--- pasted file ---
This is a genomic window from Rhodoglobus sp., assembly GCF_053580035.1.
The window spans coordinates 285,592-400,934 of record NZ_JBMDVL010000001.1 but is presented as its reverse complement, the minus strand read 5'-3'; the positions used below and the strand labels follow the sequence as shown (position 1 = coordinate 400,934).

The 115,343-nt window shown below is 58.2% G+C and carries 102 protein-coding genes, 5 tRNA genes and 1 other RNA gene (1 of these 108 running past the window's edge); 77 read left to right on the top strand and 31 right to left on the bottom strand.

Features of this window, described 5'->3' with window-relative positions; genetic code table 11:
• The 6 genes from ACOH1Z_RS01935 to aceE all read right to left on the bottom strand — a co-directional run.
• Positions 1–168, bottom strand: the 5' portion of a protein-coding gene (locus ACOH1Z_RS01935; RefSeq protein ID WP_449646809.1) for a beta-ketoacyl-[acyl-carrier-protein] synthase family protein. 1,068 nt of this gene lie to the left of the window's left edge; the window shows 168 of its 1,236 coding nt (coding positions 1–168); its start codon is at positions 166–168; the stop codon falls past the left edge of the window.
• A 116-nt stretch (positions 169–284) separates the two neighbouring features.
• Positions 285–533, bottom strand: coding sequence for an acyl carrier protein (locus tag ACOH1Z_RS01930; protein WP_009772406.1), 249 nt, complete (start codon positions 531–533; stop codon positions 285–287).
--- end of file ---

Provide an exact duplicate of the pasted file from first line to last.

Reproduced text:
This is a genomic window from Rhodoglobus sp., assembly GCF_053580035.1.
The window spans coordinates 285,592-400,934 of record NZ_JBMDVL010000001.1 but is presented as its reverse complement, the minus strand read 5'-3'; the positions used below and the strand labels follow the sequence as shown (position 1 = coordinate 400,934).

The 115,343-nt window shown below is 58.2% G+C and carries 102 protein-coding genes, 5 tRNA genes and 1 other RNA gene (1 of these 108 running past the window's edge); 77 read left to right on the top strand and 31 right to left on the bottom strand.

Features of this window, described 5'->3' with window-relative positions; genetic code table 11:
• The 6 genes from ACOH1Z_RS01935 to aceE all read right to left on the bottom strand — a co-directional run.
• Positions 1–168, bottom strand: the 5' portion of a protein-coding gene (locus ACOH1Z_RS01935; RefSeq protein ID WP_449646809.1) for a beta-ketoacyl-[acyl-carrier-protein] synthase family protein. 1,068 nt of this gene lie to the left of the window's left edge; the window shows 168 of its 1,236 coding nt (coding positions 1–168); its start codon is at positions 166–168; the stop codon falls past the left edge of the window.
• A 116-nt stretch (positions 169–284) separates the two neighbouring features.
• Positions 285–533, bottom strand: coding sequence for an acyl carrier protein (locus tag ACOH1Z_RS01930; protein WP_009772406.1), 249 nt, complete (start codon positions 531–533; stop codon positions 285–287).